David Bourget (Western Ontario)
David Chalmers (ANU, NYU)
Rafael De Clercq
Ezio Di Nucci
Jack Alan Reynolds
Learn more about PhilPapers
Ethics and Global Politics 1 (4):175-191 (2008)
From one viewpoint, interstate borders are simple ‘artefacts on the ground’. Borders exist for a variety of practical reasons and can be classified according to the purposes they serve and how they serve them. They enable a whole host of important political, social, and economic activities. From a very different perspective, borders are artefacts of dominant discursive processes that have led to the fencing off of chunks of territory and people from one another. Such processes can change and as they do, borders live on as residual phenomena that may still capture our imagination but no longer serve any essential purpose. Yet, what if, although still necessary for all sorts of reasons, borders are also inherently problematic? We need to change the way in which we think about borders to openly acknowledge their equivocal character. In other words, we need to see a border not as that which is either fixed or that as such must be overcome, but as an evolving construction that has both practical merits and demerits that must be constantly reweighed. Thinking about borders should be opened up to consider territorial spaces as ‘dwelling’ rather than national spaces and to see political responsibility for pursuit of a ‘decent life’ as extending beyond the borders of any particular state. Borders matter, then, both because they have real effects and because they trap thinking about and acting in the world in territorial terms. Keywords: borders, frontiers, decent life, dwelling, territory, heterotopia, globalization (Published online: 7 November 2008) Citation: Ethics & Global Politics. Vol. 1, No. 4, 2008, pp. 175-191. DOI: 10.3402/egp.v1i4.1892
|Keywords||Frontiers Territory Globalization Heterotopia Decent life Borders Dwelling|
No categories specified
(categorize this paper)
Setup an account with your affiliations in order to access resources via your University's proxy server
Configure custom proxy (use this if your affiliation does not provide a proxy)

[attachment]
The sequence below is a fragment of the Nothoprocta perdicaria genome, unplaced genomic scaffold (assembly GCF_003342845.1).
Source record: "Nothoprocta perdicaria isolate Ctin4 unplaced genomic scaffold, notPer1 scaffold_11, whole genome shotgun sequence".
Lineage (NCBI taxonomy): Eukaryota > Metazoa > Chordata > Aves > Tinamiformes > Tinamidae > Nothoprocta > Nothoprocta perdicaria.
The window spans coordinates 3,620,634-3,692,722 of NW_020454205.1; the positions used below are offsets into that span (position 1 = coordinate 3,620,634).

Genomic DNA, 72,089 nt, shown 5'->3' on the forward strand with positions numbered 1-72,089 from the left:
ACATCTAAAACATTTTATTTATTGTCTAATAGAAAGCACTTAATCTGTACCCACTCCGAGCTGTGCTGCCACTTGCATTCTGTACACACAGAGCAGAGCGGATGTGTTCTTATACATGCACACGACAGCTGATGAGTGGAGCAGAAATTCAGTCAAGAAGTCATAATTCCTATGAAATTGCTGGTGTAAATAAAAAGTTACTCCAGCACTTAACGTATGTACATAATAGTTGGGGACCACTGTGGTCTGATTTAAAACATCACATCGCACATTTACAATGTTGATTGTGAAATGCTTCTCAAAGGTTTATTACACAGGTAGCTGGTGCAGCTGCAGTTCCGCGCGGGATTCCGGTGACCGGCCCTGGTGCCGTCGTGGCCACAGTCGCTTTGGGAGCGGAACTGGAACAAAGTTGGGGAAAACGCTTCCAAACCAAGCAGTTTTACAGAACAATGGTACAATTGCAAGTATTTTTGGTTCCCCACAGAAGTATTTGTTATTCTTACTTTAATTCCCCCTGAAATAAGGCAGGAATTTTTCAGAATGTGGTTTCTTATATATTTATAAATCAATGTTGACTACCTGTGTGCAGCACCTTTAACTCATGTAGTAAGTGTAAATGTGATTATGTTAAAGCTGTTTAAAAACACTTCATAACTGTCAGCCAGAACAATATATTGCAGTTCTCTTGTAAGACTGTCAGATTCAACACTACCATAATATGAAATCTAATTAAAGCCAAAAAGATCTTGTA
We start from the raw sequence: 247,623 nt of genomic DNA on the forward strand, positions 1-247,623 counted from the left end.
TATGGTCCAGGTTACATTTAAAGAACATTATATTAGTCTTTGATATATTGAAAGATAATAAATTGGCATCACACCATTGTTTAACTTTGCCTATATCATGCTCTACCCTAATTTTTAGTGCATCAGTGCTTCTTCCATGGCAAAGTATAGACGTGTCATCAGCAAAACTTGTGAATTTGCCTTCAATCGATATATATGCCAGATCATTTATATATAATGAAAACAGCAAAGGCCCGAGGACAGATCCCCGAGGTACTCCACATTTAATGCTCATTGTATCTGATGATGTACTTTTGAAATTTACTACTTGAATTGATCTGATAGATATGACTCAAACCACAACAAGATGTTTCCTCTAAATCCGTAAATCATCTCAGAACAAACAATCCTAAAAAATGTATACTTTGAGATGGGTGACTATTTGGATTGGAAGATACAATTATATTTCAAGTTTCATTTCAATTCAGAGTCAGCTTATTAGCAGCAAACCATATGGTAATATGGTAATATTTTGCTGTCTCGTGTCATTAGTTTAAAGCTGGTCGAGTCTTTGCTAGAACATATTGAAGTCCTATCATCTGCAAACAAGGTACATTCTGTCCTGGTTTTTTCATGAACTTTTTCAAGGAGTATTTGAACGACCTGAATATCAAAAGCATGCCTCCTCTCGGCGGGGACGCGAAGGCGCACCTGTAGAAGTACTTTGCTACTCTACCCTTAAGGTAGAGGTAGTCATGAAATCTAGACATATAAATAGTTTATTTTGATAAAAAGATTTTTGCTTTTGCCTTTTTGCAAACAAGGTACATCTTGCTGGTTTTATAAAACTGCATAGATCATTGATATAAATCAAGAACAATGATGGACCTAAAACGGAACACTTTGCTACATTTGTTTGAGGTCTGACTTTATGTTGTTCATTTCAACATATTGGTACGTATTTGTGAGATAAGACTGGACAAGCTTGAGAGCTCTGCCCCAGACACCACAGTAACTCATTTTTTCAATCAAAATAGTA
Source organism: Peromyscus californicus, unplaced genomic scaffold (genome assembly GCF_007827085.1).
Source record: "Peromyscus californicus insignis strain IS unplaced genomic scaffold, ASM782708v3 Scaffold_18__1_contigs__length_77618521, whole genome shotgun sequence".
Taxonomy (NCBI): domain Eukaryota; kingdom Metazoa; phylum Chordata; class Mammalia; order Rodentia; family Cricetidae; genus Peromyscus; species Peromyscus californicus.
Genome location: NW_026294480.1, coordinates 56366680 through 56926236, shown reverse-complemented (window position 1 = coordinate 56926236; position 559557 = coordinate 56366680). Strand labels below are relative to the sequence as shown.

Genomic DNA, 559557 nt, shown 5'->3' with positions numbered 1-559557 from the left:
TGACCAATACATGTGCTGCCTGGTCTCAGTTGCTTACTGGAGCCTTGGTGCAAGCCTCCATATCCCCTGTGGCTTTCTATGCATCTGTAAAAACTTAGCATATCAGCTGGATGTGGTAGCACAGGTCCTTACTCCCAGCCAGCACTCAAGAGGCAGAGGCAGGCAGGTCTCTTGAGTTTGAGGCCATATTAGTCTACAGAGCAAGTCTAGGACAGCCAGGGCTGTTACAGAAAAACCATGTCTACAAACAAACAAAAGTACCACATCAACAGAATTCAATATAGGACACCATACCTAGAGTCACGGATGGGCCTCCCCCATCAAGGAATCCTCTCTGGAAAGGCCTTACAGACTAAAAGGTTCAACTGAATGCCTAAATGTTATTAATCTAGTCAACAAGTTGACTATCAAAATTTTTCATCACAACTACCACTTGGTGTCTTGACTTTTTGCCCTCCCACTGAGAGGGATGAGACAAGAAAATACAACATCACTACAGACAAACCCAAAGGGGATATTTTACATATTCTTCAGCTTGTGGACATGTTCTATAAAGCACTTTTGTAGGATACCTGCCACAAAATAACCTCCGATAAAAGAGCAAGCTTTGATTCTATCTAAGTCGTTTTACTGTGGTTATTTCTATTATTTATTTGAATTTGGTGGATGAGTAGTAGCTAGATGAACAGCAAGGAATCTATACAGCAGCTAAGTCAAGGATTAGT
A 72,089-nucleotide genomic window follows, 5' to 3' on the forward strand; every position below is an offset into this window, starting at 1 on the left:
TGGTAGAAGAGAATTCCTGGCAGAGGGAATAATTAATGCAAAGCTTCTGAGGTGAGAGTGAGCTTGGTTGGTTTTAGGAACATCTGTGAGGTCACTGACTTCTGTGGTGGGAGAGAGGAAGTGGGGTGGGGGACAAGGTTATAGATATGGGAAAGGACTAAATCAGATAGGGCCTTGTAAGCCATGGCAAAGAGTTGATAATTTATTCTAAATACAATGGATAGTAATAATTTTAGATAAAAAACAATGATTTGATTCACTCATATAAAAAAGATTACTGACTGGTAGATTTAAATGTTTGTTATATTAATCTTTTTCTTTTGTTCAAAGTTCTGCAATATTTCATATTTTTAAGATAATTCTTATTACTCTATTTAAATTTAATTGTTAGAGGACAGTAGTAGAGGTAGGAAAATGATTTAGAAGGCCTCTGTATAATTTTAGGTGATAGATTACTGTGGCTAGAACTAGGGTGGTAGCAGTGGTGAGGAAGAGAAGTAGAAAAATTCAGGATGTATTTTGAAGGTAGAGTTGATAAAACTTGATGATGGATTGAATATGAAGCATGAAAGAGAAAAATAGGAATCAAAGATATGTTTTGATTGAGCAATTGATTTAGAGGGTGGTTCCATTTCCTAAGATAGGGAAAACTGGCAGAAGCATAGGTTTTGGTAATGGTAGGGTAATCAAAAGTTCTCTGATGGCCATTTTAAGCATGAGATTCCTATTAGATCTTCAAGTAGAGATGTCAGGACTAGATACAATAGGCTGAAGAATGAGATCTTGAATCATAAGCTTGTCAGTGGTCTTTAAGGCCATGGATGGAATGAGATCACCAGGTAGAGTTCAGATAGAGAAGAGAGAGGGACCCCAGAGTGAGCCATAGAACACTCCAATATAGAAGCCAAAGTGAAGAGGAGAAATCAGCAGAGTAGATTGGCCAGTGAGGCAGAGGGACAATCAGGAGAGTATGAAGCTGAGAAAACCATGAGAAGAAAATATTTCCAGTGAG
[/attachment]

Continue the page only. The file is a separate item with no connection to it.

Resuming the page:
|Through your library|
References found in this work BETA
No references found.
Citations of this work BETA
No citations found.
Similar books and articles
Chiara Brambilla (2009). Borders: Paradoxical Structures Between Essentialization and Creativity. World Futures 65 (8):582-588.
Erica Fudge, Ruth Gilbert & Susan Wiseman (eds.) (1999). At the Borders of the Human: Beasts, Bodies, and Natural Philosophy in the Early Modern Period. Palgrave.
Achille C. Varzi (2003). Higher-Order Vagueness and the Vagueness of ‘Vague’. Mind 112 (446):295–298.
Josh Clark (2005). Economic Migration and Justice. International Journal of Applied Philosophy 19 (1):45-61.
Henry A. Giroux (2005). Border Crossings: Cultural Workers and the Politics of Education. Routledge.
Arash Abizadeh (2010). Closed Borders, Human Rights, and Democratic Legitimation. In David Hollenbach (ed.), Driven From Home: Human Rights and the New Realities of Forced Migration. Georgetown University Press
Alex Mintz & Steven B. Redd (2003). Framing Effects in International Relations. Synthese 135 (2):193 - 213.
Arash Abizadeh (2008). Democratic Theory and Border Coercion: No Right to Unilaterally Control Your Own Borders. Political Theory 36 (1):37-65.
Mark Navin (2008). Fair Equality of Opportunity in Global Justice. Social Philosophy Today 24:39-52.
Marianna Papastephanou (2011). Walls and Laws: Proximity, Distance and the Doubleness of the Border. Educational Philosophy and Theory 43 (3):209-224.
Alejandro A. Vallega (2012). Improper Borders. Epoché: A Journal for the History of Philosophy 17 (1):55-66.
John Maule & Gaëlle Villejoubert (2007). What Lies Beneath: Reframing Framing Effects. Thinking and Reasoning 13 (1):25 – 44.
Bart Geurts (2013). Alternatives in Framing and Decision Making. Mind and Language 28 (1):1-19.
Elisabeth Nemeth (ed.) (2012). Crossing Borders: Thinking (Across) Boundaries. University of Vienna, Pp. 151-61.
Added to index2010-08-24
Total downloads26 ( #142,097 of 1,789,832 )
Recent downloads (6 months)6 ( #139,339 of 1,789,832 )
How can I increase my downloads?